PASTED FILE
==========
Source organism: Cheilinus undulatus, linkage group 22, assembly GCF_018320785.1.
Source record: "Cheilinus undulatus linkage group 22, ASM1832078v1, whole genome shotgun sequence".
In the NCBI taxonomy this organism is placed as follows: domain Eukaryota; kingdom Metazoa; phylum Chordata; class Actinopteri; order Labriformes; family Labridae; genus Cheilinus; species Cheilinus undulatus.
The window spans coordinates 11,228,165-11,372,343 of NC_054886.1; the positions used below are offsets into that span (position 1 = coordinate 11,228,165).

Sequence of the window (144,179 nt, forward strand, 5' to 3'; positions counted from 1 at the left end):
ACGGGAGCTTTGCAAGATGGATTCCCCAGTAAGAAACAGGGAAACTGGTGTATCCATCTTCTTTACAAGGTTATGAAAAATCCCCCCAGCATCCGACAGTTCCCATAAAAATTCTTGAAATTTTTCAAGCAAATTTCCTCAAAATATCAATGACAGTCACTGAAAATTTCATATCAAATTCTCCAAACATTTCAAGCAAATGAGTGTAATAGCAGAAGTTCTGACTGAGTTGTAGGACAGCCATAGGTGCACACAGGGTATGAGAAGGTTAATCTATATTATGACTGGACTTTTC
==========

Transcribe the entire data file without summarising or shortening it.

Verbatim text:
Source organism: Cheilinus undulatus, linkage group 22, assembly GCF_018320785.1.
Source record: "Cheilinus undulatus linkage group 22, ASM1832078v1, whole genome shotgun sequence".
In the NCBI taxonomy this organism is placed as follows: domain Eukaryota; kingdom Metazoa; phylum Chordata; class Actinopteri; order Labriformes; family Labridae; genus Cheilinus; species Cheilinus undulatus.
The window spans coordinates 11,228,165-11,372,343 of NC_054886.1; the positions used below are offsets into that span (position 1 = coordinate 11,228,165).

Sequence of the window (144,179 nt, forward strand, 5' to 3'; positions counted from 1 at the left end):
ACGGGAGCTTTGCAAGATGGATTCCCCAGTAAGAAACAGGGAAACTGGTGTATCCATCTTCTTTACAAGGTTATGAAAAATCCCCCCAGCATCCGACAGTTCCCATAAAAATTCTTGAAATTTTTCAAGCAAATTTCCTCAAAATATCAATGACAGTCACTGAAAATTTCATATCAAATTCTCCAAACATTTCAAGCAAATGAGTGTAATAGCAGAAGTTCTGACTGAGTTGTAGGACAGCCATAGGTGCACACAGGGTATGAGAAGGTTAATCTATATTATGACTGGACTTTTC